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I'm making a batch of candied pecans which require the egg white from a single egg, well that leaves me with an extra yolk. I'm going to make some pecan sandie type cookies, and was wondering what would happen if I add the extra yolk? Will my cookies come out ok or will I botch my dough? I had to hand shell all these pecans so really don't want to waste them.

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Pecan Sandies are sometimes basically shortbread (flour, butter, sugar, little to no water, no eggs). Other recipes include eggs and baking soda, which will give a softer, more cakelike cookie. If you add an egg yolk to the second type, it probably will make little difference. I'm not sure what the effect will be if you add an egg yolk to the shortbread type. However, I did find a shortbread recipe that includes egg yolks, so I don't think it will be a problem.

I found this article that recommends adding hard-boiled egg yolks to "scones, shortbread, biscuits, cornbread, and cake doughnuts." A shortbread-type Pecan Sandy recipe would fit the bill. Crumble the cooked egg yolk by using a spoon to press it through a sieve.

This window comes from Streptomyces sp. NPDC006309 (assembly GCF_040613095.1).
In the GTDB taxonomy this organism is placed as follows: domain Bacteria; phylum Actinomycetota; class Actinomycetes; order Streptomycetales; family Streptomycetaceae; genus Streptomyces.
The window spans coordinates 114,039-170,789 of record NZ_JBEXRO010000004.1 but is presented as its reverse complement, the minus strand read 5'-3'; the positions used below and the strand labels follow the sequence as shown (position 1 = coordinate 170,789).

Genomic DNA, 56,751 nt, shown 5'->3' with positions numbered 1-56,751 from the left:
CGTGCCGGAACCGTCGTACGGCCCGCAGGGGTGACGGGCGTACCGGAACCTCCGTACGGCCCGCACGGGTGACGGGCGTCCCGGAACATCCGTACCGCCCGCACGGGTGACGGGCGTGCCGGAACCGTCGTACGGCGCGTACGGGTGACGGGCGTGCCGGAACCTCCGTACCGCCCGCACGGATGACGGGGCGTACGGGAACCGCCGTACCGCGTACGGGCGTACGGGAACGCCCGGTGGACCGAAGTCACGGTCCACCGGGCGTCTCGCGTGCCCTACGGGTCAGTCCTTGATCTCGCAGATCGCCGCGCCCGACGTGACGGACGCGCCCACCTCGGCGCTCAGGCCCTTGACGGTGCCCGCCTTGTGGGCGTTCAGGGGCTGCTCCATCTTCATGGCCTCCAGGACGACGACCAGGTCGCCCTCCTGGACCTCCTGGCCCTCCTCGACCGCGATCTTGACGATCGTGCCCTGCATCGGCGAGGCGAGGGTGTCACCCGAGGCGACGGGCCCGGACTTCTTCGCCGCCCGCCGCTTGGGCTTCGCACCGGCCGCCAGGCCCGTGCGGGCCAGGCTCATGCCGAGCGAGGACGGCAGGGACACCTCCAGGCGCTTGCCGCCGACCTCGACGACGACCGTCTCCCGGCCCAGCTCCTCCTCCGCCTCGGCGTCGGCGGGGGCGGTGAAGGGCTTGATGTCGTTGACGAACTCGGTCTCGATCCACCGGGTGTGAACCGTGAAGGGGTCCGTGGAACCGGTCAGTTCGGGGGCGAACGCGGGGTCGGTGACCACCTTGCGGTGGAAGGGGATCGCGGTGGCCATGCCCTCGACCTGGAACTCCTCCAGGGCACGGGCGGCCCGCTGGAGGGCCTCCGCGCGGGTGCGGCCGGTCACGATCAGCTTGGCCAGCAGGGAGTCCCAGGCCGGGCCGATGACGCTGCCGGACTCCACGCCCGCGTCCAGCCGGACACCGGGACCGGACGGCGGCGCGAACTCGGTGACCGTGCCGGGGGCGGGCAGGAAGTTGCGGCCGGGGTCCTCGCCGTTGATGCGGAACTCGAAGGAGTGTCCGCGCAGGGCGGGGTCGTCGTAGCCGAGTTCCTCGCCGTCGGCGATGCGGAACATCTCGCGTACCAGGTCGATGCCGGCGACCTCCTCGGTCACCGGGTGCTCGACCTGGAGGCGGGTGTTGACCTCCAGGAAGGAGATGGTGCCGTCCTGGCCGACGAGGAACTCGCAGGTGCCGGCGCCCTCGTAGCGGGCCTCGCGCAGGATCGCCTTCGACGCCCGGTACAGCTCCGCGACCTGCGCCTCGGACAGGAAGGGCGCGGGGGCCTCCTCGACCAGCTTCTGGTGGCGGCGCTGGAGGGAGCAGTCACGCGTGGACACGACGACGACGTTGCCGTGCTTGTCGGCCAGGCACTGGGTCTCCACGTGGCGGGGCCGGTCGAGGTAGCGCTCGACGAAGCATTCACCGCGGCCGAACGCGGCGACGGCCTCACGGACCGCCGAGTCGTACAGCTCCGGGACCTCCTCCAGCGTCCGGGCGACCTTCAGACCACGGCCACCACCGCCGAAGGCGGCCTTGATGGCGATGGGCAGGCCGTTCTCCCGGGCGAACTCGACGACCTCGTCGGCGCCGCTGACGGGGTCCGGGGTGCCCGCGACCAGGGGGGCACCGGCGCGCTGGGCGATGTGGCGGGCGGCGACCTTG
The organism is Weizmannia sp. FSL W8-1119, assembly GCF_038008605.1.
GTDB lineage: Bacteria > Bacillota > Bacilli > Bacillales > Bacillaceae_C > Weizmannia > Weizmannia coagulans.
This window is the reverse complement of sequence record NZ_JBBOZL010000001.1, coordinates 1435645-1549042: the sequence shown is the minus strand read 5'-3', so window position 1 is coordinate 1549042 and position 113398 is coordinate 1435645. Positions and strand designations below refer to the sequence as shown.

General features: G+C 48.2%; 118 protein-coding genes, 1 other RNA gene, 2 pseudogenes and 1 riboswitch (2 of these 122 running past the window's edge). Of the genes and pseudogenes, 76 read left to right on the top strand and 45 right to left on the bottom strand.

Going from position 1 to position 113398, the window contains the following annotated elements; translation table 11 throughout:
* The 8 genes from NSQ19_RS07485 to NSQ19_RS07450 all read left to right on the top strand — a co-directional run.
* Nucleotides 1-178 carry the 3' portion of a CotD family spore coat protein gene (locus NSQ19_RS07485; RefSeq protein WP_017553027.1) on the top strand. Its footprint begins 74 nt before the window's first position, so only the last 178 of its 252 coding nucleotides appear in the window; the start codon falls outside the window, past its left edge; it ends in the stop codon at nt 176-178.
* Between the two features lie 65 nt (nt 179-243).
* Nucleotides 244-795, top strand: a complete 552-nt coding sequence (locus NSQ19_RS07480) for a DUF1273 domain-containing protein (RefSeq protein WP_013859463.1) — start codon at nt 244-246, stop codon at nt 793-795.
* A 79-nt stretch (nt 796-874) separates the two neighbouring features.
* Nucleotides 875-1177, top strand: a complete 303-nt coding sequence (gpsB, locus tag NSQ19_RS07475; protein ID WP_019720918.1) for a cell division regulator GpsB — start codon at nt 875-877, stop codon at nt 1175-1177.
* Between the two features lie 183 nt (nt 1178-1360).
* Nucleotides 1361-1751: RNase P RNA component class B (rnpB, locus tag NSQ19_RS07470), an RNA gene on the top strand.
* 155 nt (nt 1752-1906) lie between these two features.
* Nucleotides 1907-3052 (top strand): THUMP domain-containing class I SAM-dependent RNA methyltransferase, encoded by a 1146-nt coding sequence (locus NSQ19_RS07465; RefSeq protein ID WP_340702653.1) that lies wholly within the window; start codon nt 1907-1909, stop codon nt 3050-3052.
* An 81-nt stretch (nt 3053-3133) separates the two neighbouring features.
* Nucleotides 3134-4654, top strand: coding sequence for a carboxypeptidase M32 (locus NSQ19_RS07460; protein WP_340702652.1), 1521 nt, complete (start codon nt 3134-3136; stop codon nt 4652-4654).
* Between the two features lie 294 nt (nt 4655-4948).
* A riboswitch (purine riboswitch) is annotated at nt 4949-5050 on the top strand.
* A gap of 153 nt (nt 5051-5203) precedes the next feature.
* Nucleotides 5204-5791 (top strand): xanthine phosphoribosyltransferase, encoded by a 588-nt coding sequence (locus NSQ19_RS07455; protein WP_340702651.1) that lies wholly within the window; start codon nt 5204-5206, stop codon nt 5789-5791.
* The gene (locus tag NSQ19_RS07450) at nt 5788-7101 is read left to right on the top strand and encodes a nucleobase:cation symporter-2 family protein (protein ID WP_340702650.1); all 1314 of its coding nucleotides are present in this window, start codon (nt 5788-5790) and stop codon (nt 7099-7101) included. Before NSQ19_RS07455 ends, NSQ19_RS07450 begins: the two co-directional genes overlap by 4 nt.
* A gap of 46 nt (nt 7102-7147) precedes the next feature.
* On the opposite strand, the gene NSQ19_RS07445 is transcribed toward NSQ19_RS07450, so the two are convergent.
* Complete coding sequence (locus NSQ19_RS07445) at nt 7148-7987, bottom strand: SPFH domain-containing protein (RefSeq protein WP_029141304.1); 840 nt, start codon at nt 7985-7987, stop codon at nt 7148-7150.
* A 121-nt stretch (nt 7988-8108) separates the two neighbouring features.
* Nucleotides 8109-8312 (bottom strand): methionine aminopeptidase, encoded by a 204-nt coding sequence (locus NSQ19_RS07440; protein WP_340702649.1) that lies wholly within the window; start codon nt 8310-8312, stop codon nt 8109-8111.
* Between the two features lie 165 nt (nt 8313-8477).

What happens is this: The tiny bits of cooked yolk intersperse throughout the batter and get in the way of the gluten network that forms when flour mixes with wet ingredients. Gluten is necessary in baked goods to give them structure, but too much makes for a tough, chewy crumb that’s generally undesirable in the pastry world. Cooked egg yolks prevent too much gluten (a.k.a. toughness) from developing without weighing the batter down. The result is a cake, cookie, or biscuit so tender that it feels like a mass of buttery crumbs just barely held together until they dissolve in your mouth.

Of course, now that your egg yolk is out of the shell, it's a bit late to boil it as a normal boiled egg. But you can poach an egg yolk in gently boiling water. The yolk has a sort of membrane that will keep it intact if you handle it gently. Here's a recipe for a soft poached egg yolk, but you will want to cook it until it's hard (maybe 5 minutes, but that's a guess).

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